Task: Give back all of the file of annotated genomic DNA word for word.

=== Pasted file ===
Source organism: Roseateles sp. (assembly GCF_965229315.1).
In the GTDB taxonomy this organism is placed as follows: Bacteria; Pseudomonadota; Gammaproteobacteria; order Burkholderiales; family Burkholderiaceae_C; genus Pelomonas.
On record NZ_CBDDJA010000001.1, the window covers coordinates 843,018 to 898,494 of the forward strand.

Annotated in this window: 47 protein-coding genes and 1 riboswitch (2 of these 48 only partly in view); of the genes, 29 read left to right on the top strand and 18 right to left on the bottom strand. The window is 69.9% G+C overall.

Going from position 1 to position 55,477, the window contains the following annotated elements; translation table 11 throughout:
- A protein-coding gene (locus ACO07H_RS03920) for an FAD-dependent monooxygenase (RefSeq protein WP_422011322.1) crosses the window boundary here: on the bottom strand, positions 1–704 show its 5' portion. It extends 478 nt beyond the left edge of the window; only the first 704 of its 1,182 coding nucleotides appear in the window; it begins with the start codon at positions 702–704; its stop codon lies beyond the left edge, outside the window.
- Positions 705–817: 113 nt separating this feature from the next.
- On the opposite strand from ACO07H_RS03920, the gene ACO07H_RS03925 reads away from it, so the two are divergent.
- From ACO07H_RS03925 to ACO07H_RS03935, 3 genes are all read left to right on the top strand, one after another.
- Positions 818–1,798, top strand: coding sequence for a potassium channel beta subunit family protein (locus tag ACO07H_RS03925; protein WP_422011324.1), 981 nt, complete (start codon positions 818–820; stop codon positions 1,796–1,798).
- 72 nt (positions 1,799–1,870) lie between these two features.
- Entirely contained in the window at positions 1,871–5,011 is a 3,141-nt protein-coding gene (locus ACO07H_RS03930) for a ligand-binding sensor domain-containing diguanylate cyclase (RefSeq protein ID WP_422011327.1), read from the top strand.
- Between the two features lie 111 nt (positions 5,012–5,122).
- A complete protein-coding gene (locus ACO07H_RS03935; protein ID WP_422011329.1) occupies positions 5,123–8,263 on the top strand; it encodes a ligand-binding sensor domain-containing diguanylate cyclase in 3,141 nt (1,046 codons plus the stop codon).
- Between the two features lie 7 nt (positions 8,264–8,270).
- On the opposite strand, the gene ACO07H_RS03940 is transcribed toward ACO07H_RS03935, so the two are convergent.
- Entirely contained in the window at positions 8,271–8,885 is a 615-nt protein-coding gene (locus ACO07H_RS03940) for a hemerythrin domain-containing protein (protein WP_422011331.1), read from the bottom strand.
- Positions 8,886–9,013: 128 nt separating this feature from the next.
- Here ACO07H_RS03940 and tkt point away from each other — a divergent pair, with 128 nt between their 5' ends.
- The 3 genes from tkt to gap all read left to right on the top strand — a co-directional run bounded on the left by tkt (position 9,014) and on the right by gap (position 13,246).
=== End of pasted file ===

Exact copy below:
Source organism: Roseateles sp. (assembly GCF_965229315.1).
In the GTDB taxonomy this organism is placed as follows: Bacteria; Pseudomonadota; Gammaproteobacteria; order Burkholderiales; family Burkholderiaceae_C; genus Pelomonas.
On record NZ_CBDDJA010000001.1, the window covers coordinates 843,018 to 898,494 of the forward strand.

Annotated in this window: 47 protein-coding genes and 1 riboswitch (2 of these 48 only partly in view); of the genes, 29 read left to right on the top strand and 18 right to left on the bottom strand. The window is 69.9% G+C overall.

Going from position 1 to position 55,477, the window contains the following annotated elements; translation table 11 throughout:
- A protein-coding gene (locus ACO07H_RS03920) for an FAD-dependent monooxygenase (RefSeq protein WP_422011322.1) crosses the window boundary here: on the bottom strand, positions 1–704 show its 5' portion. It extends 478 nt beyond the left edge of the window; only the first 704 of its 1,182 coding nucleotides appear in the window; it begins with the start codon at positions 702–704; its stop codon lies beyond the left edge, outside the window.
- Positions 705–817: 113 nt separating this feature from the next.
- On the opposite strand from ACO07H_RS03920, the gene ACO07H_RS03925 reads away from it, so the two are divergent.
- From ACO07H_RS03925 to ACO07H_RS03935, 3 genes are all read left to right on the top strand, one after another.
- Positions 818–1,798, top strand: coding sequence for a potassium channel beta subunit family protein (locus tag ACO07H_RS03925; protein WP_422011324.1), 981 nt, complete (start codon positions 818–820; stop codon positions 1,796–1,798).
- 72 nt (positions 1,799–1,870) lie between these two features.
- Entirely contained in the window at positions 1,871–5,011 is a 3,141-nt protein-coding gene (locus ACO07H_RS03930) for a ligand-binding sensor domain-containing diguanylate cyclase (RefSeq protein ID WP_422011327.1), read from the top strand.
- Between the two features lie 111 nt (positions 5,012–5,122).
- A complete protein-coding gene (locus ACO07H_RS03935; protein ID WP_422011329.1) occupies positions 5,123–8,263 on the top strand; it encodes a ligand-binding sensor domain-containing diguanylate cyclase in 3,141 nt (1,046 codons plus the stop codon).
- Between the two features lie 7 nt (positions 8,264–8,270).
- On the opposite strand, the gene ACO07H_RS03940 is transcribed toward ACO07H_RS03935, so the two are convergent.
- Entirely contained in the window at positions 8,271–8,885 is a 615-nt protein-coding gene (locus ACO07H_RS03940) for a hemerythrin domain-containing protein (protein WP_422011331.1), read from the bottom strand.
- Positions 8,886–9,013: 128 nt separating this feature from the next.
- Here ACO07H_RS03940 and tkt point away from each other — a divergent pair, with 128 nt between their 5' ends.
- The 3 genes from tkt to gap all read left to right on the top strand — a co-directional run bounded on the left by tkt (position 9,014) and on the right by gap (position 13,246).